The Bible in History & Literature
   Produced by the National Council on Biblical Curriculum in Public Schools











 An Analysis of the Textbook: by Bruce Gourley (Part 4 of 4)

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Part 4: Defending the Bible or Denigrating the Bible?
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"The curriculum for the program shows a concern to convey the content of the Bible as compared to literature and history. The program is concerned with education rather than indoctrination of students. The central approach of the class is simply to study the Bible as a foundation document of society, and that approach is altogether appropriate in a comprehensive program of secular education." (From the NCBCPS website, describing the textbook curriculum.)

The above claim clearly states that the purpose of the The Bible in History and Literature is to teach the Bible as "literature and history," not that of "indoctrination." 

How does the textbook meet these self-appointed standards?  Does it treat the Bible more accurately than it treats America's religious history?

Turning to archeology as a way of proving the Bible's historicity, the textbook hinges on the work of "respected scholar" Dr. J. O. Kinnaman who claims that "of the hundreds of thousands of artifacts found by the archaeologists, not one has ever been discovered that contradicts or denies one word, phrase, clause or sentence of the Bible, but always confirms and verifies the facts of the Biblical record."

First of all, words, phrases, clauses and sentences of the Bible vary from translation to translation, and no English translation accurately represents all the nuances of the original Greek, Hebrew and Aramaic languages of the Bible.  Thus, Kinnaman's claims concerning 100% archeological evidence of 100% proof of the exact words, phrases, clauses and sentences of the Biblical text is simply false.  The only way Kinnaman's claim could possibly be true would be if the original biblical texts existed (they do not), or in the absence of the original texts, if one specific original language document or modern translation (of the hundreds now in existence) could accurately be considered "the Bible" (hence meaning that all other original language documents or modern translations -- in light of their exact words, phrases, clauses and sentences differing from the one true text -- were all false Bibles).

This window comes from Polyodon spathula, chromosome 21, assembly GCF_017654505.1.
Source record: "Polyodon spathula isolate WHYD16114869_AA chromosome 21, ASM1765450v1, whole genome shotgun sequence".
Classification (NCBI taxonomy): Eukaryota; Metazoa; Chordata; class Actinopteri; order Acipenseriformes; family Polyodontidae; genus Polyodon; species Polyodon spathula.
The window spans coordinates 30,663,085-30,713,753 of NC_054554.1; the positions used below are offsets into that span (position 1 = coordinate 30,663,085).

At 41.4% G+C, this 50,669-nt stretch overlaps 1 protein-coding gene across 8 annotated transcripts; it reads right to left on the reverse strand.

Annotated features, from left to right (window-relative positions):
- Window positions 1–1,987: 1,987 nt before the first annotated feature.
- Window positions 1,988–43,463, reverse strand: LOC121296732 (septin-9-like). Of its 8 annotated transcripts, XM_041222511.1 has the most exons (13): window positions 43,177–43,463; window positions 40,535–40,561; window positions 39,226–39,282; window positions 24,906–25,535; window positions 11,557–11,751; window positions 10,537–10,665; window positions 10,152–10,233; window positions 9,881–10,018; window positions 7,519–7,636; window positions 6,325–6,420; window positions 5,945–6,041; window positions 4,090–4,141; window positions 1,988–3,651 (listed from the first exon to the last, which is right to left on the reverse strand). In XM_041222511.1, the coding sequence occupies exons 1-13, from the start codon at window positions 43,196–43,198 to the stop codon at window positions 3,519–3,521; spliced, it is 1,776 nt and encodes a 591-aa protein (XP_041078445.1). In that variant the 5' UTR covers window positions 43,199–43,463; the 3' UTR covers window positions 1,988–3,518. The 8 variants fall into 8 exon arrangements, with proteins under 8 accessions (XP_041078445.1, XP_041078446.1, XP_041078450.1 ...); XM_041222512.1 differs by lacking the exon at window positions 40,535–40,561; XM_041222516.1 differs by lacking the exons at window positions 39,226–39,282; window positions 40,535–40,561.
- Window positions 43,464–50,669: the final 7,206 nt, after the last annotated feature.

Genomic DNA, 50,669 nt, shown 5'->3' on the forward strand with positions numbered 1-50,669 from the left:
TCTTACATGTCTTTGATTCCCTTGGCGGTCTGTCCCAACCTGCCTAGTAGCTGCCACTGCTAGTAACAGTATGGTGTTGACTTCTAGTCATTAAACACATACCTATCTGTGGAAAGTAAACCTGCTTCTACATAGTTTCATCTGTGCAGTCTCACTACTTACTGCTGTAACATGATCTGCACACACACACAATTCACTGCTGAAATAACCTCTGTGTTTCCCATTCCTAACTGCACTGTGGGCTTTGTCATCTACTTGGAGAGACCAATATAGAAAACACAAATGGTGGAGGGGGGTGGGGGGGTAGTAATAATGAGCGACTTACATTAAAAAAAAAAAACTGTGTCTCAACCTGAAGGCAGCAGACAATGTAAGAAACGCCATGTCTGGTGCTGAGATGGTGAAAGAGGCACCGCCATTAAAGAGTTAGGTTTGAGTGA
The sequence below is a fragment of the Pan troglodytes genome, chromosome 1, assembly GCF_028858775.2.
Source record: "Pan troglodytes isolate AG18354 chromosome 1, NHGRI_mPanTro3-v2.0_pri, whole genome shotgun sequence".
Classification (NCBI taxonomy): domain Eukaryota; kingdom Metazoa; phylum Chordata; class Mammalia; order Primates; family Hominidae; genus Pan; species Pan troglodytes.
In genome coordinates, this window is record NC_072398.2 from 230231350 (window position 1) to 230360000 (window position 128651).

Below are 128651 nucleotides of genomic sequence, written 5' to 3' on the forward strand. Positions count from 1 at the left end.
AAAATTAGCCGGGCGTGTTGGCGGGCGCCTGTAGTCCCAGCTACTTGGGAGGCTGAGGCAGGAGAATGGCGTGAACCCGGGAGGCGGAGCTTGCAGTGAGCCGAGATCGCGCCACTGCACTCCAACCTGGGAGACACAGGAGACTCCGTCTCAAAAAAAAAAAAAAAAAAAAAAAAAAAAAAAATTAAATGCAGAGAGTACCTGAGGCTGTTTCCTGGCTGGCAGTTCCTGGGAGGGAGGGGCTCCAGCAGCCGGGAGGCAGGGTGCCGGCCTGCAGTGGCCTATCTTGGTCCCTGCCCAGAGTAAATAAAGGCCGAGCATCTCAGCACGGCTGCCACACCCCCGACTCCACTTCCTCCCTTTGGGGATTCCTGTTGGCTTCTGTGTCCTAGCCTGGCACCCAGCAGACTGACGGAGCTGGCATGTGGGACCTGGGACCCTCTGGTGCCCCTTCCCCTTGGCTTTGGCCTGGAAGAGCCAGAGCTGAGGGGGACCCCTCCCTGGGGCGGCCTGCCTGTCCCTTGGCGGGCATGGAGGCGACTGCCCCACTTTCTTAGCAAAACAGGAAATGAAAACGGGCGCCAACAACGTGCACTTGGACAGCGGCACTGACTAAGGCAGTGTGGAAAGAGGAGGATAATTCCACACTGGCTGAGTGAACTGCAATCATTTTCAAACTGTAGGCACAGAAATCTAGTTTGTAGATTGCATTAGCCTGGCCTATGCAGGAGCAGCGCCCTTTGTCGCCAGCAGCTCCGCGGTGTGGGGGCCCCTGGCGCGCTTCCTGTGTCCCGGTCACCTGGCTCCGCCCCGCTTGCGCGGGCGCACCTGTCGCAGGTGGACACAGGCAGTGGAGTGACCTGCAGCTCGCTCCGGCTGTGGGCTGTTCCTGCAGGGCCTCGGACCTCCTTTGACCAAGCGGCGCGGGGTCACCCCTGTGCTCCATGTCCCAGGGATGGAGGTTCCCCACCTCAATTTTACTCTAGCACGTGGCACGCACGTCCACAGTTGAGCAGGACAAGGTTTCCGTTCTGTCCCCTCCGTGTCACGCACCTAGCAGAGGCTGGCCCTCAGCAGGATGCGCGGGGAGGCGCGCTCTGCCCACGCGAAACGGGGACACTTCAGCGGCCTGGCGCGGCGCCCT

Thus, a  followup question:  if textual biblical precision is a necessity, does The Bible in History and Literature teach that one particular translation is the true Bible, and all others are false Bibles?  Not exactly.  The textbook website states, “This curriculum has been prepared using the King James Bible, because of its historic use as the legal and educational foundation of America; but school districts are free to use whichever translation they choose, or they may allow each student to use the translation of his or her choice. Sometimes the students can benefit from comparing translations in and out of class.”  It appears evident that the authors believe the King James Bible (1611 version?) is the best Bible, but do not consider other translations, which frequently differ in actual words, clauses, phrases and sentences, as false Bibles.

Considering Kinnaman's claim about the correlation between archaeology findings and precise textual accuracy, could his broader argument (i.e., that archeology in general has never disputed the historical truthfulness of the Bible) be true?  The answer is that no truly "respected" archaeologist would make such a claim, especially considering that some Old Testament passages offer differing numerical accounts of the same event.  If one wants to read what "respected" Biblical archaeologists have to say, one could start with, for example, the Biblical Archeology Review.